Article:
Using simulation software to simplify DSP-based Electro-Hydraulic Servo Actuator Designs: Part 2
With a clear idea of the basic electro-mechanical building blocks and their relationship to one another (Part 1), the use of simulation modelling tools makes it possible to derive the basic mathematical models of the hydraulic components, and more, importantly simulate and test them in a typical implementation and extract meaningful results that will be useful in coming up with a final design.
Tools such as the Matlab Simulink allow the developer to first derive a top level system design as shown in Figure A-1 below and then proceed to lower levels and derive models for each of the important elements in the design.
|Figure A-1: Top level system diagram of a typical electro hydraulic system.|
Modelling the Flow Control Servo
The two stage nozzle-flapper servo-valve consists of three main parts: an electrical torque motor, hydraulic amplifier, and valve spool assembly and is shown in detail in Figure 8, below.
|Figure 8. Valve Torque Motor Assembly (illustration courtesy of Moog)|
The torque motor consists of an armature mounted on a thin-walled sleeve pivot and suspended in the air gap of a magnetic field produced by a pair of permanent magnets.
When current is made to flow in the two armature coils, the armature ends become polarized and are attracted to one magnet pole piece and repelled by the other. This sets up a torque on the flapper assembly, which rotates about the fixture sleeve and changes the flow balance through a pair of opposing nozzles, shown in Figure 9, below. The resulting change in throttle flow alters the differential pressure between the two ends of the spool, which begins to move inside the valve sleeve.
|Figure 9. Valve Responding to Change in Electric Input (illustration courtesy of Moog)|
Lateral movement of the spool forces the ball end of a feedback spring to one side and sets up a restoring torque on the armature/flapper assembly.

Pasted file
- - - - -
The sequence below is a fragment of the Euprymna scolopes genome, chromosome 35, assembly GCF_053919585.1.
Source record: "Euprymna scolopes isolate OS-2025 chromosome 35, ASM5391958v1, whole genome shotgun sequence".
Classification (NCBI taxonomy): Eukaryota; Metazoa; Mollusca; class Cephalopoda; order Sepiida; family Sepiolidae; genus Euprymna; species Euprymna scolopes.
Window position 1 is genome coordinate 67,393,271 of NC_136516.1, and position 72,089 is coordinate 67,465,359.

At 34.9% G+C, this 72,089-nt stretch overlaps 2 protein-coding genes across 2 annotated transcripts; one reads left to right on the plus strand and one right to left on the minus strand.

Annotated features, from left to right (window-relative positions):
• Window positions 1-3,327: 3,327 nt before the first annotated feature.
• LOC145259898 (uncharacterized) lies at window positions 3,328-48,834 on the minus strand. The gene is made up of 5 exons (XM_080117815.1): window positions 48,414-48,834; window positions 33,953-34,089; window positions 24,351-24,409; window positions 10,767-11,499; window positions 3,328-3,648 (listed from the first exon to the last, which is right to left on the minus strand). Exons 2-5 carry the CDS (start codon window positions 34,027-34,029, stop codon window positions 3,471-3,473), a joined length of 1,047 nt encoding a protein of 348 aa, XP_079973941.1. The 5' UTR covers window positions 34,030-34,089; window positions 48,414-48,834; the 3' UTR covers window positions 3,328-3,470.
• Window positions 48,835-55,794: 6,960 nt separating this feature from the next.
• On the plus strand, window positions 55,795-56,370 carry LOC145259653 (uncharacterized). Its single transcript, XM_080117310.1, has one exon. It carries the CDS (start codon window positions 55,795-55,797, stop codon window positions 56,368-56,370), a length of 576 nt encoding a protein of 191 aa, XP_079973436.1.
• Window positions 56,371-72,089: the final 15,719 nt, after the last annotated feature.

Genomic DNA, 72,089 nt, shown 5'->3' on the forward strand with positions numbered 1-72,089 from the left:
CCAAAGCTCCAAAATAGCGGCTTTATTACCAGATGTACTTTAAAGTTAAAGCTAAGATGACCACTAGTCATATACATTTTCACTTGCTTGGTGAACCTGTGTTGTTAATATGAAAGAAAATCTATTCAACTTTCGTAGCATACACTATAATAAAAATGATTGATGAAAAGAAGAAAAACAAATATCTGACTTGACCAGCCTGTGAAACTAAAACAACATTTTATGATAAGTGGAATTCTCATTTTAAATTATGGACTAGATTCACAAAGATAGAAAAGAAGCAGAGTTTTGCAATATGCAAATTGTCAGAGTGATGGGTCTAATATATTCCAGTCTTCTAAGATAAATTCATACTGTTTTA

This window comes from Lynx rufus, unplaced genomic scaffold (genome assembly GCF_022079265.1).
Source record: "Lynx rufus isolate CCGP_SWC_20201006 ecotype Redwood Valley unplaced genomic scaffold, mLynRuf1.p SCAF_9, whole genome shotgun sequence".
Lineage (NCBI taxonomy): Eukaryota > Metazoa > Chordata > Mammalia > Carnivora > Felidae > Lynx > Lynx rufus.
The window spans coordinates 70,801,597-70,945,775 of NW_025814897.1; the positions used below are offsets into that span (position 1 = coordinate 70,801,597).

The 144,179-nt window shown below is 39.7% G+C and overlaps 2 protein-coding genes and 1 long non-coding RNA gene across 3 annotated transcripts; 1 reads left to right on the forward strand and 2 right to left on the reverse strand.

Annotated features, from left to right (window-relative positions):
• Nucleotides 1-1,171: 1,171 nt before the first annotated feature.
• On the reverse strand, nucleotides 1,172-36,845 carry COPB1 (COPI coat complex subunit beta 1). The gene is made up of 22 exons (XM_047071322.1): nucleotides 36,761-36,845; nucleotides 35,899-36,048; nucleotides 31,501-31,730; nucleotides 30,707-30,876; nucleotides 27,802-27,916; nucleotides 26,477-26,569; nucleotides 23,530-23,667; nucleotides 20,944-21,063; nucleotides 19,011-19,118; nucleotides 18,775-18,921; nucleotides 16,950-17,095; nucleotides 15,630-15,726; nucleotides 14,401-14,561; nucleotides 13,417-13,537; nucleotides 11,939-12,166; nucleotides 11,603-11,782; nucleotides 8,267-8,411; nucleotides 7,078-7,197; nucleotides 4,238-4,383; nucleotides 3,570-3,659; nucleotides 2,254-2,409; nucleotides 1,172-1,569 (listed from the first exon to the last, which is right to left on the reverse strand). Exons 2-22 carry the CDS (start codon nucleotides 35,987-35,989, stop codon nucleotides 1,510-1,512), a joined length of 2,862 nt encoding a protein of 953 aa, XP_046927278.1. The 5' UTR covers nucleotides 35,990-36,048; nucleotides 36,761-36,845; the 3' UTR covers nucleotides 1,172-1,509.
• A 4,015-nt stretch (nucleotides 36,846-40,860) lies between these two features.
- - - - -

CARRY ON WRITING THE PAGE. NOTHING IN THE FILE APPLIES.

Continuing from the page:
When the feedback torque on the flapper spring becomes equal to the magnetic forces on the armature the system reaches an equilibrium state, with the armature and flapper centred and the spool stationary but deflected to one side. The offset position of the spool opens flow paths between the pressure and tank ports (Ps and T), and the two control ports (A and B), allowing oil to flow to and from the actuator.
Modelling the Torque Motor
For simplicity, the electrical characteristics of the servo-valve torque motor may be modelled as a series L-R circuit, neglecting for the time being any back-EMF effects generated by the load. The transfer function of a series L-R circuit is:
where Lc is the inductance of the motor coil, and Rc the combined resistance of the motor coil and the current sense resistor of the servo amplifier. Values of inductance and resistance for series and parallel winding configurations of the motor are usually published in the manufacturer's data sheet.
The lateral force on the valve spool is proportional to torque motor current, but oil flow rate at the control ports also depends upon the pressure drop across the load.
Modelling the Valve Spool Dynamics
A servo-valve is a complex device which exhibits a high-order non-linear response, and knowledge of a large number of internal valve parameters is required to formulate an accurate mathematical model. Indeed, many parameters such as nozzle and orifice sizes, spring rates, spool geometry and so on, are adjusted by the manufacturer to tune the valve response and are not normally available to the user.
Practically all physical systems exhibit some non-linearity: in the simplest case this may be a physical limit of movement, or it may arise from the effects of friction, hysteresis, mechanical wear or backlash. When modelling complex servo-valves, it is sometimes possible to ignore any inherent non-linearities and employ a small perturbation analysis to derive a linear model which approximates the physical system.
Such models are often based on classical first or second order differential equations, the coefficients of which are chosen to match the response of the valve based on frequency plots taken from the data sheet.
A simple first or second order model yields only an approximation to
actual behavior, however the servo-valve is not the primary dynamic
element in a typical hydraulic servo system and is generally selected
such that the frequency of the 90 degree phase point is a factor of at
least three higher than that